What can you do, if your horse barn catches fire?
Because horse barns and other farm structures may be constructed mostly of wood and filled with hay and straw, they can combust rather quickly. More than 1,000 barn fires strike each year in the U.S., according to reports from the National Fire Prevention Association.
Despite proper precautions, blazes may occur from malfunctioning heating or electrical equipment, lightning strikes, stray sparks, engine misfires, or even arson. Quick thinking and speedy action is required of those on the scene.
What immediate steps should barn managers and equestrians take, if flames appear at a horse farm?
This five-step action plan, arranged in chronological order, should be posted and memorized – in case of fire emergency.
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Step 1. Call 9-1-1.
The very first step, if a barn fire occurs, is to telephone for emergency assistance. Fire and safety crews must be alerted immediately.
Most equestrian centers have land-lines. Barn managers, equestrian trainers, boarders and horseback riding students probably have cellular phones. This critical call must be made at the first sign of a barn fire.
Step 2: Clear out the creatures.
When a fire emergency happens at a horse barn, the horses and other animals must be evacuated immediately from the barn. A horse trapped inside a box stall stands little chance of survival in a fire.
Using halters and lead lines, the humans should guide all horses from the barn to as remote a fenced pasture as possible. If horses seem panicky, handlers can cover their faces with bandannas, polo wraps, or towels to lead them out.
Trainers and boarders are not restricted to handling their own horses in such a crisis. All capable hands pitch in to guide horses to safety, as long as they can do so without grave danger.
All horses must be placed in fenced enclosures to prevent them from trying to run back into the burning barn, as they might do in a fearful frenzy.
Although equine herd dynamics may generally dictate that horses are turned out together in certain combinations, a fire emergency exempts human handlers from this rule. The only goal, with a barn ablaze, is to get the horses out. If they erupt into hyperactivity, kicking and bucking in the pasture, this is a small price to pay for saving them from a fiery, torturous, and terrifying death.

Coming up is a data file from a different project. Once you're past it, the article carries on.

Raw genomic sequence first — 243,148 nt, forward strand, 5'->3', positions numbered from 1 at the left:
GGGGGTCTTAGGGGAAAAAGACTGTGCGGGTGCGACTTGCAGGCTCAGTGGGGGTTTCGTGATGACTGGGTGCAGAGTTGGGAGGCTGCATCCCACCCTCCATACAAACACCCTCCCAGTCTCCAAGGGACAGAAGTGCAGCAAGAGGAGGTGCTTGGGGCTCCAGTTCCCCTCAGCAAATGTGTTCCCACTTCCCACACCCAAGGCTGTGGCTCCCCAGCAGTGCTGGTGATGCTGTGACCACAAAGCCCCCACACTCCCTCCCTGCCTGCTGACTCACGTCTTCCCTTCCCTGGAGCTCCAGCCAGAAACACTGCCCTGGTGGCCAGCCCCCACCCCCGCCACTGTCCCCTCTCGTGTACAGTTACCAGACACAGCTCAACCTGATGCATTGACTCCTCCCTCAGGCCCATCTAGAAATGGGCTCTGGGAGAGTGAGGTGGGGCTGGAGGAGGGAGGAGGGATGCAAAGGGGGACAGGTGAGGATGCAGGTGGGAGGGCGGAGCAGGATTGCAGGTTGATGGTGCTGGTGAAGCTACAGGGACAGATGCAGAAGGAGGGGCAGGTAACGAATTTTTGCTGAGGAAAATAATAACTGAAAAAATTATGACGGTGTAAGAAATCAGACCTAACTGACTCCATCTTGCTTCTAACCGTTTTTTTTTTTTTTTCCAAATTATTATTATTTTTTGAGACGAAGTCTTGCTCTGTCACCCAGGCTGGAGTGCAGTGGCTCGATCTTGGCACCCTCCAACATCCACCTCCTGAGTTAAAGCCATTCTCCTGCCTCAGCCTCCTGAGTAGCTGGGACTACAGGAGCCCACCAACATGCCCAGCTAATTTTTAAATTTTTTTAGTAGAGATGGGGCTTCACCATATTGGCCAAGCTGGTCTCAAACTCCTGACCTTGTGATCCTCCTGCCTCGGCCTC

Dogs and cats should be removed from the barn and placed safely inside cars, trucks, or other vehicles – as far away from the fire as possible.
Humans must exit the burning barn as well, moving to a place of safety.
Step 3: Shut it down.
Many barn fires are electrical in origin. In other cases, electrical explosions may cause secondary or accelerating damage in a fire at the stables.
By hitting the master power switches, shutting off all heat and electricity, barn staff can prevent this extra danger from occurring.
Step 4: Make a way for help.
Although closing the main farm gate is routinely the first rule when horses become loose, the opposite holds true during a barn fire. The main gate must be opened, along with any alternate road entry points, to accommodate fire trucks, ambulances, and any other emergency vehicles.
In addition, all obstructions must be removed from in front of any fire hydrants or water pumps.
All motorized vehicles and equipment ought to be moved as far away from the fiery barn building as possible to prevent possible explosions and property damage.
Step 5: Try to extinguish the fire.
Once horses, humans, and other creatures have been cleared from the burning barn structure, a few strong and capable individuals may try to hold the blaze at bay with fire extinguishers and water hoses.
By taking these five quick steps, in case of a horse barn fire, barn managers and their staffs and clients may help to minimize the damage to life and property and perhaps prevent a total conflagration at the equestrian facility.